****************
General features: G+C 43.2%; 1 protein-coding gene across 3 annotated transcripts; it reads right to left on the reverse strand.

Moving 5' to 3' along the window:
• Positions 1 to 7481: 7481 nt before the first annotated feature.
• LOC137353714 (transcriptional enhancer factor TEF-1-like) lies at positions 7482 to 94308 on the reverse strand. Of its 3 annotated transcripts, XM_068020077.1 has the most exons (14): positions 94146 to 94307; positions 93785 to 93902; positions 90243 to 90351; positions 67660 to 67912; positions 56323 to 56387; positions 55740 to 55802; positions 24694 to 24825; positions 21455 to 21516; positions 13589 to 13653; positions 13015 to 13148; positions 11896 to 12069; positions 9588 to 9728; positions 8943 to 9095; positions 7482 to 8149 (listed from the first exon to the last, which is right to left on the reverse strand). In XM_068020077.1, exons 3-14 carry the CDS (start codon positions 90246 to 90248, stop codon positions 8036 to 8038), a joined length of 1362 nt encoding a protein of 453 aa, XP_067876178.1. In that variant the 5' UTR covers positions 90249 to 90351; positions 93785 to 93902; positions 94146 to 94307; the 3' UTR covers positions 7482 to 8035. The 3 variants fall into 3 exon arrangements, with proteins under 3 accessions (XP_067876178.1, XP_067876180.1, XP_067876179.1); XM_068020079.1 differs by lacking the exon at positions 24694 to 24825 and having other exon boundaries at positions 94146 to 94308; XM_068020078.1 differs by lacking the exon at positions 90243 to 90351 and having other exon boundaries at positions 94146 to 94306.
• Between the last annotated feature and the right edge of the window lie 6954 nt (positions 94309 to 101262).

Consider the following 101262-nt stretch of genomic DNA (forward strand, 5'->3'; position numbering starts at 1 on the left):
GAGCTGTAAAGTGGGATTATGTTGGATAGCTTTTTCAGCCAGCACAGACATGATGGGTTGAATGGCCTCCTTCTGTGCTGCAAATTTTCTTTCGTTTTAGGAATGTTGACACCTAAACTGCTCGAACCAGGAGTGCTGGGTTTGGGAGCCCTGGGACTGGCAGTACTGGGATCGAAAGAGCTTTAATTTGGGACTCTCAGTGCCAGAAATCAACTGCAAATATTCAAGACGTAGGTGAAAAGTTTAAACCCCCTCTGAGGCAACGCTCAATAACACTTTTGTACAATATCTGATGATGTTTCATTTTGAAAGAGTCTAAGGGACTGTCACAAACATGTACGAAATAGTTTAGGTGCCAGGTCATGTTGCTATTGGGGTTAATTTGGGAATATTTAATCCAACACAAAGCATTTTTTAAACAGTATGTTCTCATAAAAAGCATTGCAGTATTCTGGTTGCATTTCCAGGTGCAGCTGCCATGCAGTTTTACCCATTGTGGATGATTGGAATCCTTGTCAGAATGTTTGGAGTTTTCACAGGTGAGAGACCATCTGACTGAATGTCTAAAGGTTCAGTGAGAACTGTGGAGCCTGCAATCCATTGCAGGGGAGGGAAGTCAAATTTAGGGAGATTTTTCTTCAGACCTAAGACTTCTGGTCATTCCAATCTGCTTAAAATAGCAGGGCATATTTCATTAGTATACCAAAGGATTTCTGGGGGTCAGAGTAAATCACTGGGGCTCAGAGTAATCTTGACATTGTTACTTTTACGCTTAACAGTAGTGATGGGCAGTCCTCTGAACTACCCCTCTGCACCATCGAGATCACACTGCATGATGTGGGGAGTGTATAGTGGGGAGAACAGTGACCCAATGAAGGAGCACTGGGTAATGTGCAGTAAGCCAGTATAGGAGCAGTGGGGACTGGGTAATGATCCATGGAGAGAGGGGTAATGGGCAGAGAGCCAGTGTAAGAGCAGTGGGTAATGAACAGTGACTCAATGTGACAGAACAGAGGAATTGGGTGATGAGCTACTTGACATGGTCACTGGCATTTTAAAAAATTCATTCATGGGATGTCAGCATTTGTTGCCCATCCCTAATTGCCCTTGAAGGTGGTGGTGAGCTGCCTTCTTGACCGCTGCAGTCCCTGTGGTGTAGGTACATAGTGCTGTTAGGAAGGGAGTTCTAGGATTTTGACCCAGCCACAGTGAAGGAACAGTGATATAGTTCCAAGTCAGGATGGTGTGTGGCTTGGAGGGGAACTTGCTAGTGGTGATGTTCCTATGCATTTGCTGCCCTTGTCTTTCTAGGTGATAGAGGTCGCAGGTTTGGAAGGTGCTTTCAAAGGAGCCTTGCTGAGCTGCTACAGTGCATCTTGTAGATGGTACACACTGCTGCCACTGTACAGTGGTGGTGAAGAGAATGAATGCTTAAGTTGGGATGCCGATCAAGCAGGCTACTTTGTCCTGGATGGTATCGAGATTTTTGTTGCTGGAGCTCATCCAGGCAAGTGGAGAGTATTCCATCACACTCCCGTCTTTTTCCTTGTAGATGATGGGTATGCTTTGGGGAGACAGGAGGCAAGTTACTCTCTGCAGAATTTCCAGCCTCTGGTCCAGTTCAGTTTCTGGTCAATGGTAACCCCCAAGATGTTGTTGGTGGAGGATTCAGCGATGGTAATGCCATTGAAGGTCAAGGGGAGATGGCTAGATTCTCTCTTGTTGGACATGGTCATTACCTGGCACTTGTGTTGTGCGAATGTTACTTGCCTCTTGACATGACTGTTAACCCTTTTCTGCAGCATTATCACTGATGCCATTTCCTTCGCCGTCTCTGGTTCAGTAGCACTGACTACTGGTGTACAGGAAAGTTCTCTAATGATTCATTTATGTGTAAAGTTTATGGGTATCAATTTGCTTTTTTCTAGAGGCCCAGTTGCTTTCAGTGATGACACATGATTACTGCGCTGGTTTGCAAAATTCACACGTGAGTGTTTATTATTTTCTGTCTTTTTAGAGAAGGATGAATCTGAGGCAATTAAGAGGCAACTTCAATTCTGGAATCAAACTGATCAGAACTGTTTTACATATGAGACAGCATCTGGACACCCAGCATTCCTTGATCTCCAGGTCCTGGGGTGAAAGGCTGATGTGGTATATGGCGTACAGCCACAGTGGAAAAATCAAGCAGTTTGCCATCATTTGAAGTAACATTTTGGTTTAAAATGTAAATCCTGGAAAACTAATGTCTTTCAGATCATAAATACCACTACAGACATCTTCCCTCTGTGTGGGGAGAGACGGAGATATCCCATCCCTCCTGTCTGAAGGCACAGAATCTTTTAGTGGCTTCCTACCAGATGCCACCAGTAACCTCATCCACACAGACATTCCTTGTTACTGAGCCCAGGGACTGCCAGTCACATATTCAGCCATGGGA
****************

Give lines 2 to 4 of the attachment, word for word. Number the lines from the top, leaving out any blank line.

Moving 5' to 3' along the window:
• Positions 1 to 7481: 7481 nt before the first annotated feature.
• LOC137353714 (transcriptional enhancer factor TEF-1-like) lies at positions 7482 to 94308 on the reverse strand. Of its 3 annotated transcripts, XM_068020077.1 has the most exons (14): positions 94146 to 94307; positions 93785 to 93902; positions 90243 to 90351; positions 67660 to 67912; positions 56323 to 56387; positions 55740 to 55802; positions 24694 to 24825; positions 21455 to 21516; positions 13589 to 13653; positions 13015 to 13148; positions 11896 to 12069; positions 9588 to 9728; positions 8943 to 9095; positions 7482 to 8149 (listed from the first exon to the last, which is right to left on the reverse strand). In XM_068020077.1, exons 3-14 carry the CDS (start codon positions 90246 to 90248, stop codon positions 8036 to 8038), a joined length of 1362 nt encoding a protein of 453 aa, XP_067876178.1. In that variant the 5' UTR covers positions 90249 to 90351; positions 93785 to 93902; positions 94146 to 94307; the 3' UTR covers positions 7482 to 8035. The 3 variants fall into 3 exon arrangements, with proteins under 3 accessions (XP_067876178.1, XP_067876180.1, XP_067876179.1); XM_068020079.1 differs by lacking the exon at positions 24694 to 24825 and having other exon boundaries at positions 94146 to 94308; XM_068020078.1 differs by lacking the exon at positions 90243 to 90351 and having other exon boundaries at positions 94146 to 94306.